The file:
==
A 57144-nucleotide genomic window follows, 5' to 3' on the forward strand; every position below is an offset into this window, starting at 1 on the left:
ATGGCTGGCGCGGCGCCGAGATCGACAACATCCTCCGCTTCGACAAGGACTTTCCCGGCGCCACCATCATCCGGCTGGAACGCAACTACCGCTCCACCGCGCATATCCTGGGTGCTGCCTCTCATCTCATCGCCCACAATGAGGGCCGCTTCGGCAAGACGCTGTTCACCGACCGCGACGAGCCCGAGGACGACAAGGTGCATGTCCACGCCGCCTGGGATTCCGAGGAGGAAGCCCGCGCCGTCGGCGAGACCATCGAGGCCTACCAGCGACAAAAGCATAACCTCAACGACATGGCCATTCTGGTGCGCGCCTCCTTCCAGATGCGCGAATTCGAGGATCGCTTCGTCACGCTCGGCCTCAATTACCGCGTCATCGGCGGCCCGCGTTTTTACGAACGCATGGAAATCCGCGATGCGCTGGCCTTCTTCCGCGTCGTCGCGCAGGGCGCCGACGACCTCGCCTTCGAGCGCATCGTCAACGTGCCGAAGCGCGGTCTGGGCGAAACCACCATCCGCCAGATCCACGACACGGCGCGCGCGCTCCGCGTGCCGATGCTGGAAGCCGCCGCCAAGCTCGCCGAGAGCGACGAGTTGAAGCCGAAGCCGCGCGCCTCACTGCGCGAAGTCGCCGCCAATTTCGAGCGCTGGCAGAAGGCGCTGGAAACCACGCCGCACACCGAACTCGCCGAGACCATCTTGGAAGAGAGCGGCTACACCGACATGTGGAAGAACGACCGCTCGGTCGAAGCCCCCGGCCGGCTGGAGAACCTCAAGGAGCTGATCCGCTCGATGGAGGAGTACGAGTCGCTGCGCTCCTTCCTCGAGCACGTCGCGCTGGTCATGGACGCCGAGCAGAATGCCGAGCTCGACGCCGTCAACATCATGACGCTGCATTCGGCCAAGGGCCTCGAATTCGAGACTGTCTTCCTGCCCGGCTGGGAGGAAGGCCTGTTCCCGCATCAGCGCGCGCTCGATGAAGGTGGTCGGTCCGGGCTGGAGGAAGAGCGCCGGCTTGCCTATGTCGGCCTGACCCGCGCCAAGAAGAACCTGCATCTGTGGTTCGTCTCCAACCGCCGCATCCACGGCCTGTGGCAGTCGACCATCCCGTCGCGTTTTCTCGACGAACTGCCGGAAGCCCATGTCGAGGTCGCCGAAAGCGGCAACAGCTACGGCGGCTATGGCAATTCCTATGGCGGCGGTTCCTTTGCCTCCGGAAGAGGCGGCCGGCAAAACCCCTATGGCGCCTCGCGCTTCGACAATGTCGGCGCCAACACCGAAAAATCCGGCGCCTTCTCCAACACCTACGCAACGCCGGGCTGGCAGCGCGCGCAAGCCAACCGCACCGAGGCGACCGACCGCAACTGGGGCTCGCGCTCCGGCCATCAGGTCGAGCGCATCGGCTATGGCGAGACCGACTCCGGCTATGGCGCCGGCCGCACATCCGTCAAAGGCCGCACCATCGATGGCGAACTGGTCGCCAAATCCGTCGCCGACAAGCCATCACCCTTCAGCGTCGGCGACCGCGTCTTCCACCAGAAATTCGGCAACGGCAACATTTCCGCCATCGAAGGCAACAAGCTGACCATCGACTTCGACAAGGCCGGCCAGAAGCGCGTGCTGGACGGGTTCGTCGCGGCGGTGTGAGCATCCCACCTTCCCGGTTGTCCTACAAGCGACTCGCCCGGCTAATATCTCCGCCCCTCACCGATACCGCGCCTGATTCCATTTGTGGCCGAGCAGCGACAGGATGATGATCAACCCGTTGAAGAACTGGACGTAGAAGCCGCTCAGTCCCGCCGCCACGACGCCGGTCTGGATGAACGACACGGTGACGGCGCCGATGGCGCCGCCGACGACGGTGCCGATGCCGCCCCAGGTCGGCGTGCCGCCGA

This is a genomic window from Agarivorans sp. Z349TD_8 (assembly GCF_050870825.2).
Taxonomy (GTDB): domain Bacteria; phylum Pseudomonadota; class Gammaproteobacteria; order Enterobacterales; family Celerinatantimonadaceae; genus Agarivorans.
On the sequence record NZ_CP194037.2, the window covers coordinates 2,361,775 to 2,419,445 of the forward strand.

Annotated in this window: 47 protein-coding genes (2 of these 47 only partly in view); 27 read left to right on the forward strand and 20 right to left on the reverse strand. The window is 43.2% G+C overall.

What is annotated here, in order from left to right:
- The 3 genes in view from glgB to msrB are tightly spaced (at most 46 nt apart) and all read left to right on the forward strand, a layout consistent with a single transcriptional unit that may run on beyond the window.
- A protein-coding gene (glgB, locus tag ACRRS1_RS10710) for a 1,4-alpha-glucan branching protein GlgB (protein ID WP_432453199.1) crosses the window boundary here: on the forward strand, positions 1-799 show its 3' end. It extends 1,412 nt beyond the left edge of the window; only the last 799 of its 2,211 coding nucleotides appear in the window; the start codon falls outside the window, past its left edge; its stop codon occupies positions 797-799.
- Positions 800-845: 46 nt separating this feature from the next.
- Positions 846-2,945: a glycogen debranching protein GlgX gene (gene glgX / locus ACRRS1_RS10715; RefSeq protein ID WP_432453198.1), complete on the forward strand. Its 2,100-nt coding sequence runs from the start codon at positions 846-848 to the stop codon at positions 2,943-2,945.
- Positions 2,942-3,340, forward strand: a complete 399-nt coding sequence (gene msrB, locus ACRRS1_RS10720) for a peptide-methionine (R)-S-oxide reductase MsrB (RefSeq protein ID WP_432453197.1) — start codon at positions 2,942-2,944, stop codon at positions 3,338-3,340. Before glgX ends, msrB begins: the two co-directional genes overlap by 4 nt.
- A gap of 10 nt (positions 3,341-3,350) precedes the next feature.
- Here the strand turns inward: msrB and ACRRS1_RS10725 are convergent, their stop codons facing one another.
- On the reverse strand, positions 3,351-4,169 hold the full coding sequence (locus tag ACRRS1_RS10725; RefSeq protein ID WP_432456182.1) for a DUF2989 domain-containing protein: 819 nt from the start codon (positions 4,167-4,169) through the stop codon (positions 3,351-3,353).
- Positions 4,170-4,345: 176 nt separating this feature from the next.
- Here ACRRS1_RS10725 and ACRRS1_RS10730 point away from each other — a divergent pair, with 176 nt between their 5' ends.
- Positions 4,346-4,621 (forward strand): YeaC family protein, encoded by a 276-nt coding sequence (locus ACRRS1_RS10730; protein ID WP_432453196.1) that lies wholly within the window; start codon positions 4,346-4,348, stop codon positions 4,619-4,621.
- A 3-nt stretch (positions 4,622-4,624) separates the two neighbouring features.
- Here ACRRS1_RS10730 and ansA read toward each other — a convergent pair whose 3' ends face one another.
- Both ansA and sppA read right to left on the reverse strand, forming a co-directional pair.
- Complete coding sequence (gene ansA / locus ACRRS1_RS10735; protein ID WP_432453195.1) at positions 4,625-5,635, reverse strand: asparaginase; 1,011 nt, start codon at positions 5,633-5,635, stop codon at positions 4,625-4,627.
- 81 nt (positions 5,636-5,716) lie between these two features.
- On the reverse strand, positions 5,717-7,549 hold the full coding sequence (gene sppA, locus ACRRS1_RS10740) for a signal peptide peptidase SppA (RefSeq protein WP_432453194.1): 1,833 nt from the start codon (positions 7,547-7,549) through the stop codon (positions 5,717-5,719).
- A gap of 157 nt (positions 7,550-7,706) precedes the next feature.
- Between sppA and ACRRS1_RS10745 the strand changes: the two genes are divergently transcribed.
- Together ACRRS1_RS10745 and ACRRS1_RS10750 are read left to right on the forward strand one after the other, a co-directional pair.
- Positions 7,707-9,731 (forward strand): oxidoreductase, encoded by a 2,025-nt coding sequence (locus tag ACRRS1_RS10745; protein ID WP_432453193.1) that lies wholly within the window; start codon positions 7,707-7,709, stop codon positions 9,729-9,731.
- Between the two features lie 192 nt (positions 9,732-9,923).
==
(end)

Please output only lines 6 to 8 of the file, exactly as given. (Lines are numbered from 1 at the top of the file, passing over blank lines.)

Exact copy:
Annotated in this window: 47 protein-coding genes (2 of these 47 only partly in view); 27 read left to right on the forward strand and 20 right to left on the reverse strand. The window is 43.2% G+C overall.

What is annotated here, in order from left to right:
- The 3 genes in view from glgB to msrB are tightly spaced (at most 46 nt apart) and all read left to right on the forward strand, a layout consistent with a single transcriptional unit that may run on beyond the window.